More than 29 million people in the United States have diabetes, and that number grows by approximately 1.4 million each year.
We all know someone who has diabetes. Many of us have family members who have been diagnosed. In the past, children who had diabetes had Type 1. Type 2 diabetes occurred during adulthood. Today, children eat snacks and processed foods that are high in simple carbs. They also lead less active lives. This has resulted in an increasing number of children being diagnosed with Type 2 diabetes than ever before.
The Most Common Diabetes Medication and What It Can Do
Many people who develop diabetes don’t even realize they have the disease. Of those who are diagnosed, most will be given one or more types of diabetes medications. Some drugs help the body become more sensitive to insulin. Others help the body make more insulin on its own.
Metformin is usually the first medication prescribed to treat Type 2 diabetes. Sometimes this drug is prescribed as a preventive measure for patients who are considered “borderline” diabetics. Metformin is considered the safest choice in diabetic medication. Even so, it can cause severe stomach cramps, diarrhea, breathing difficulty, slow or irregular heartbeat, vomiting, muscle pain, fatigue, and drowsiness.
Advanced Drugs Hold an Even Greater Risk of Side Effects
Modern medications designed to treat diabetes include:
- Sulfonylureas, which help your body produce more insulin. These drugs can cause low blood sugar, hunger and weight gain, dark-colored urine, upset stomach, and skin reactions.
- Meglitinides, which stimulate the pancreas to increase insulin production but with faster acting results than with sulfonylureas. This class of drugs can cause joint pain, back pain, headache, cold or flu-like symptoms, diarrhea, nausea, and temporary hair loss.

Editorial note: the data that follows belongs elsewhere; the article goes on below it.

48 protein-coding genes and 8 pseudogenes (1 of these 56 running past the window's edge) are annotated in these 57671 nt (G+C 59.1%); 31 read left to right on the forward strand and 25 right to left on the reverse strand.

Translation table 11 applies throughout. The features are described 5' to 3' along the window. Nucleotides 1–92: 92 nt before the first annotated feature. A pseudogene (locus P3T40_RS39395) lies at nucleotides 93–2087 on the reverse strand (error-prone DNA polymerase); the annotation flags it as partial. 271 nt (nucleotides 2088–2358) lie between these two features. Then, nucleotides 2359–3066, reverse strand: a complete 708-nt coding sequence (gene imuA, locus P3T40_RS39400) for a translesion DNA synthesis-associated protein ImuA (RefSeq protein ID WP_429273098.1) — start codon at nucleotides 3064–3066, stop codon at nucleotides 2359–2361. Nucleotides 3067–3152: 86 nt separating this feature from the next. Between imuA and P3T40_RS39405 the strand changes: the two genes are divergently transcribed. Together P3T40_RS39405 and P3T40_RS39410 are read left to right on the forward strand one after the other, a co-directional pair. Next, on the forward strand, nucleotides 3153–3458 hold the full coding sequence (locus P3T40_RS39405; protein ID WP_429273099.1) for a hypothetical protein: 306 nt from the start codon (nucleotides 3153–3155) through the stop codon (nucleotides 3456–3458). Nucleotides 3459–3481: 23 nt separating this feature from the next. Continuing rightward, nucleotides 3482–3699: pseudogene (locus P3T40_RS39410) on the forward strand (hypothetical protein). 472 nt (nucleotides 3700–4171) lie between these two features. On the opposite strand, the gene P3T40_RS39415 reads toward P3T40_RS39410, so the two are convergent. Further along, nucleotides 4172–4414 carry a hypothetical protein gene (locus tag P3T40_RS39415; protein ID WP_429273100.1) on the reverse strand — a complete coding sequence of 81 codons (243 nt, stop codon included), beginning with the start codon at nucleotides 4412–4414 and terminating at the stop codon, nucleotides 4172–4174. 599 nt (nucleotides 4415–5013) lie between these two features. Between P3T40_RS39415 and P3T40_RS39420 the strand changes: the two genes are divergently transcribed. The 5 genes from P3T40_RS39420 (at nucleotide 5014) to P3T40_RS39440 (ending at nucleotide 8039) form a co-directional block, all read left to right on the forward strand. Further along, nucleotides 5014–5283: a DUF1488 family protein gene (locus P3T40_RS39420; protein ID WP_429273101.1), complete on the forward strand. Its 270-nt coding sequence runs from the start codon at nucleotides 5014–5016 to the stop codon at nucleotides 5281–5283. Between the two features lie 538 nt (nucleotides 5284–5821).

- GLP-1 receptor agonists slow digestion to reduce blood sugar. These drugs have minimal impact, so they are usually used in combination with other diabetes drugs. GLP-1 medications can lead to severe gastrointestinal side effects.
- Thiazolidinediones, which increase insulin sensitivity. These drugs are linked to an increase in the risk of fractures and heart failure. Other side effects include stomach pain, painful urination and/or blood in the urine, shortness of breath, swelling, chest pain, rapid weight gain, and the feeling of being ill.
- DPP-4 inhibitors, which lower blood sugar levels minimally. These medications can cause flu-like symptoms, gastrointestinal problems, and painful skin reactions.
- SGLT2 inhibitors, which cause sugar to be excreted in the urine rather than being absorbed by the kidneys. This class of drugs can cause urinary tract infections, upper respiratory tract infections, an increase in low-density cholesterol, increased urination, diabetic ketoacidosis, hypoglycemia, and genital yeast infections.
- Insulin, which is used less frequently for patients with Type 2 diabetes than with Type 1. Insulin is usually considered a last resort in treating patients with Type 2 diabetes. The potential side effects include severe hypoglycemia which can result in coma, seizures, permanent neurological deficits, cardiac arrhythmia, and death.
Invokana Diabetes Drug Gets Black Box Warning for Amputation Risks
There is more to worry about than the known side effects of a drug. The SGLT-2 drug Invokana is a perfect example of the true dangers of diabetes drugs. The Federal Drug Administration (FDA) has given the drug a Black Box Warning for the increased risk of leg and foot amputations associated with the drug’s use.
Research Repeatedly Shows Diabetes Drugs More Dangerous Than the Disease
Diabetes drugs work differently, but they are all designed to treat the outward signs of the disease. Research and real-life case studies have repeatedly shown that eating a healthy diet, staying active, and correcting the root causes are the best way to prevent and address type 2 diabetes. Diabetes drugs, on the other hand, can cause severe side-effects while only treating the symptoms.